In this passage the
battle is not so called, but vs. 19-21 make it evident that it is the
battle for which preparation was being made by the Dragon, the Beast,
and the False Prophet, who gathered their armies together "into
the place which is called in Hebrew Har-Magedon" (16:12-16). In
this battle they are decisively defeated, however, and the Dragon’s
confederates, the Beast and False Prophet, are captured and cast alive
into the lake of fire, their final and ultimate doom. (This is the "perdition"
of the Beast as foretold in 17:11.) As a sequel, the Dragon was chained
and incarcerated and his power drastically limited for "a thousand
years" before the time of the end of history (see Chapter 20).
For that reason, in these Notes this battle is associated with the overthrow
of Rome in significant aspects rather than with the end of time a popularly
This battle itself
is not depicted, but the opposing armies are described and the results
are told. The text is divided into three paragraphs, as follows:
1. The Armies of Heaven
and Their Captain (vs. 11-16). "And I saw the heaven opened; and
behold, a white horse, and he that sat thereon called Faithful and True;
and in righteousness doth he judge and make war. And his eyes are a
flame of fire, and upon his head are many diadems; and he hath a name
written which no one knoweth but he himself. And he is arrayed in a
garment sprinkled with blood; and his name is called The Word of God.
And the armies which are in heaven followed him upon white horses, clothe
with fine linen, white and pure. And out of his mouth proceedeth a sharp
sword, that with it he should smite the nations; and he shall rule them
with a rod of iron: and he treadeth the winepress of the fierceness
of God, the Almighty. And he hath on his garment and on his thigh a
name written, KING OF KINGS, AND LORD OF LORDS."
The Captain of the
armies of heaven can be none other than the Jesus Christ.
And his armies must be his saints, for they are "clothed with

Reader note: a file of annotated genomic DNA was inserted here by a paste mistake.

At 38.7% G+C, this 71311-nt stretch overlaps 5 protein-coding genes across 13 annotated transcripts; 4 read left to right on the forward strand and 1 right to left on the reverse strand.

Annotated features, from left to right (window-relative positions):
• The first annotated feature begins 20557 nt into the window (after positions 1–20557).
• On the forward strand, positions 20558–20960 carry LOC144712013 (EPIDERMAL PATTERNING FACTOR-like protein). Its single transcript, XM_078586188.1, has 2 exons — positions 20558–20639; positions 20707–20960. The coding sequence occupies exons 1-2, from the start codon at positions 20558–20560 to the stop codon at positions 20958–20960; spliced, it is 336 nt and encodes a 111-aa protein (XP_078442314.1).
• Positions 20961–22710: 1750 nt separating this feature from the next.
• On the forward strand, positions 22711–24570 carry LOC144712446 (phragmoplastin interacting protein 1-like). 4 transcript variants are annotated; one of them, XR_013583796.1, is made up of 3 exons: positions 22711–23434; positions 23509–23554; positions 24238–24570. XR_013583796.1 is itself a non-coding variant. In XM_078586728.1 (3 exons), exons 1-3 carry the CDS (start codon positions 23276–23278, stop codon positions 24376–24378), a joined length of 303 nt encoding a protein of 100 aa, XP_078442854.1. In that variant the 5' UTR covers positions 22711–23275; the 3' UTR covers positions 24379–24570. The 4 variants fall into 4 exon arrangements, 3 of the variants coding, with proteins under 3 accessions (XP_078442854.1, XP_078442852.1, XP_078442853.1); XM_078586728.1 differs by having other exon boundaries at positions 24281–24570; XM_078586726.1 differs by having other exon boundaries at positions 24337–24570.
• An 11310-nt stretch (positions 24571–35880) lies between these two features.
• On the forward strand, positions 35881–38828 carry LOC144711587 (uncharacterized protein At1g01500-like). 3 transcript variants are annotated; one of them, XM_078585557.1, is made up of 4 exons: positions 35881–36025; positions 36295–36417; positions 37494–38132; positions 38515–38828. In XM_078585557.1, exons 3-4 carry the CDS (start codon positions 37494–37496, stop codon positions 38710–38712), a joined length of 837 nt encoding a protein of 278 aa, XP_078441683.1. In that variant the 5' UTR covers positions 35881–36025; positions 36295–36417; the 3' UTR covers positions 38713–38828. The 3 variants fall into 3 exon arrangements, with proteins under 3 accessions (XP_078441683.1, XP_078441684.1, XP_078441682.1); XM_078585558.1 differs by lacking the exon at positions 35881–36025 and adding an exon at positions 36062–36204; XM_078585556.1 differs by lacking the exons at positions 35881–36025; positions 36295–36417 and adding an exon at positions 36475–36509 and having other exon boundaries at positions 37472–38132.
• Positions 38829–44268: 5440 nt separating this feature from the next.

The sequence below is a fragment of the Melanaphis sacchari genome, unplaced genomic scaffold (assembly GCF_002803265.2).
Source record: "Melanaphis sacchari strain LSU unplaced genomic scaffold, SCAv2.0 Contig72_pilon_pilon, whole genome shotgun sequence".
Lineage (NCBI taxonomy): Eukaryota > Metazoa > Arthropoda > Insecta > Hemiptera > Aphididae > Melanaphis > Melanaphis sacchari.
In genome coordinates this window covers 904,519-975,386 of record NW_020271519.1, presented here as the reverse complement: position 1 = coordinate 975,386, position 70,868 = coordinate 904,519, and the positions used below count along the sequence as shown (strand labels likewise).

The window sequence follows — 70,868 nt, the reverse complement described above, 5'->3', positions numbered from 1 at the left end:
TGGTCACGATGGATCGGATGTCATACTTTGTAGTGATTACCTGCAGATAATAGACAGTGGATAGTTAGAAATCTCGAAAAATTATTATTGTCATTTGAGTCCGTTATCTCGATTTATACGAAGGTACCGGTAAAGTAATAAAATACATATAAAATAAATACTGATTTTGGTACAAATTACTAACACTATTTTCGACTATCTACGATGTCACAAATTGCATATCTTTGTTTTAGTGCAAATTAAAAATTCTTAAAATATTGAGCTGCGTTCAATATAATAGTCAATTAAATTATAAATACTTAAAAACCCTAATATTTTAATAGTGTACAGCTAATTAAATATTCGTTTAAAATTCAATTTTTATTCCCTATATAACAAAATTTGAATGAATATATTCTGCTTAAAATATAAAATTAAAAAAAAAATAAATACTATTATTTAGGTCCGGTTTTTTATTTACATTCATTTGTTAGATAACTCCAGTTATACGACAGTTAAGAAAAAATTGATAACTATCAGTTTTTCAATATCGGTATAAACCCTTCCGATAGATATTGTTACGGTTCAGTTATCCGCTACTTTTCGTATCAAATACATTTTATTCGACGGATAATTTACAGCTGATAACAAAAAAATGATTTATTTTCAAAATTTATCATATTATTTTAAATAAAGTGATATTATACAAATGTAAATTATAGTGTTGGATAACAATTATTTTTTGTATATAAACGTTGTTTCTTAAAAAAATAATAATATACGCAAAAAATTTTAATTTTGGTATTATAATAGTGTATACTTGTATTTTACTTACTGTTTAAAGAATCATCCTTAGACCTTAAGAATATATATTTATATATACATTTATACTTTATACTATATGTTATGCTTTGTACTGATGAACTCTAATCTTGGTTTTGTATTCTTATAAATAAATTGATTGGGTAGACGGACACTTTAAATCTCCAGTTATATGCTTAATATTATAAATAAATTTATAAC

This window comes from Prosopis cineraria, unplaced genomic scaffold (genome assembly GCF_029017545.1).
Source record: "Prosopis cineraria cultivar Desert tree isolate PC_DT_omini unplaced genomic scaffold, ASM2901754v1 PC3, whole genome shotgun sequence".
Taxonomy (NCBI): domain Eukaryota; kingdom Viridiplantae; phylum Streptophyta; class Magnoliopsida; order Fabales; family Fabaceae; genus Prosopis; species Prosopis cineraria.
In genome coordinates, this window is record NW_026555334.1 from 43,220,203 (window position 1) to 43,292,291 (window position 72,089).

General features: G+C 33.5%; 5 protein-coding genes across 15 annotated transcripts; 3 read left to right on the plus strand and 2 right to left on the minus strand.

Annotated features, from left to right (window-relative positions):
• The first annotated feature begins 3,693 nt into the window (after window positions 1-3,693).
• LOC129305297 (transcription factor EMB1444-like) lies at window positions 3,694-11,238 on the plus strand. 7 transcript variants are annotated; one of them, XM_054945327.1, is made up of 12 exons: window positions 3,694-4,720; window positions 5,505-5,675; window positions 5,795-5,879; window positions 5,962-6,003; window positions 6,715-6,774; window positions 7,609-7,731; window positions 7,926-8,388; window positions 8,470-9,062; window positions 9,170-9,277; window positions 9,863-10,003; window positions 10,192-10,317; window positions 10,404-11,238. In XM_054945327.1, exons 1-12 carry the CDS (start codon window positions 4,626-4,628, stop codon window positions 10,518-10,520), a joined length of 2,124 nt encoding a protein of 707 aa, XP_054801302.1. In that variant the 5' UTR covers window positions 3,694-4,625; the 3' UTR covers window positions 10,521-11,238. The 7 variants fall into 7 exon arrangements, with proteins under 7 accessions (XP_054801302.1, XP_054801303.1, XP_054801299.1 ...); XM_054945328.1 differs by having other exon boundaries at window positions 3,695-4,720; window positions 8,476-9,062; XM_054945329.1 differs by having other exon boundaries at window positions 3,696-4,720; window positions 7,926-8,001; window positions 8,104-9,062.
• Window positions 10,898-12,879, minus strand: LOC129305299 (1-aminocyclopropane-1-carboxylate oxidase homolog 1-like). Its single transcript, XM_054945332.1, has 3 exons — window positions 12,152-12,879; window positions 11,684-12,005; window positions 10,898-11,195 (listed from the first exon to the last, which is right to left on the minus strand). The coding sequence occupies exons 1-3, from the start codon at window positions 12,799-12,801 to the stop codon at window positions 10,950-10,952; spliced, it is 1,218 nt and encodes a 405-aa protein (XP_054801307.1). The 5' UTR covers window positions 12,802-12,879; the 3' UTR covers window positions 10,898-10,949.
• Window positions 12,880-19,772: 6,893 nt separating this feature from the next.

fine linen, white and pure," which, in v.8, is said to be "the
righteous acts of the saints." Moreover, the war he wages is not
carnal, but ideological or spiritual, the sword he uses proceeding "out
of his mouth"; and one of his names is "The Word of God,"
which links him with "The Word" of John 1:1-18, who is "the
only begotten Son, who is in the bosom of the Father."
2. Invitation to the
Victory Celebration (vs. 17-18): "and I saw an angel standing in
the sun; and he cried with a loud voice, saying to all the birds that
fly in mid heaven, Come and be gathered together unto the great supper
of God; that ye may eat flesh of kings, and flesh of captains, and flesh
of the mighty men, and flesh of the horses and of them that sat thereon,
and the flesh of all men, both free and bond, and small and great.
This invitation to
all the vultures to feast upon all flesh of those making up the armies
and supporters of the Dragon and the Beast and the False Prophet, means
they have been or else will be slain in the battle. If this is an invitation
before the fact, it is taunting perdition of victory. If, on the other
hand, it is an invitation after the fact, the blood sprinkled on Christ’s
garment, mentioned above in v. 13, may be that of defeated enemies (cf.
3. The Beast and False
Prophet vanquished (vs.19-21): "And I saw the beast and the kings
of the earth, and their armies, gathered together to make war against
him that sat up the horse, and against his army. And the beast was taken,
and with him the false prophet that wrought the signs in his sight,
wherewith he deceived them that had received the mark of the beast and
them that worshipped his image: they two were cast alive into the lake
of fire that burneth with brimstone: and the rest were killed with the
sword of him that sat upon the horse, even the sword that came forth
out of his mouth: and all the birds were filled with their flesh."
Now John sees the
opposing armies drawn up in battle array, the victory of the armies
of heaven, and the birds gorged with flesh of the slain in battle. But
the battle, so far as the saints were concerned, was spiritual, and
the consumption of flesh by the birds was figurative. It was decisive,
also, bringing an end to the persecution of Christians by Imperial Rome
and the priesthood of the Emperor Cult, symbolized as the Beast and
the False Prophet being cast into the lake of fire. (The False Prophet
is the same as the Second Beast in 13:11-18, hence the priesthood of
the Emperor Cult.)
The following paragraph
seems appropriate at this point: "John’s understanding of the messianic
war is now plain. John viewed the battle as the struggle between the
early church and the Roman Empire, in which Rome (as the embodiment
of the ancient beast) attacked the Lamb by attacking his followers.
The battle was not fought with carnal weapons on an earthly battlefield.
It was fought with the gospel of Jesus Christ, as that gospel was proclaimed,
lived, and witnessed in death by the followers of Jesus Christ."
(J, W. Roberts, The Revelation of John, 1974, p. ,169.)
Or, as stated in chapter
12:11, "and they overcame … because of the blood of the Lamb, and
because of the word of their testimony; and they loved not their life
even unto death."
The effects of that
victory are described as lasting for a long period of time described
as 1,000 years, as will be seen in Chapter 20.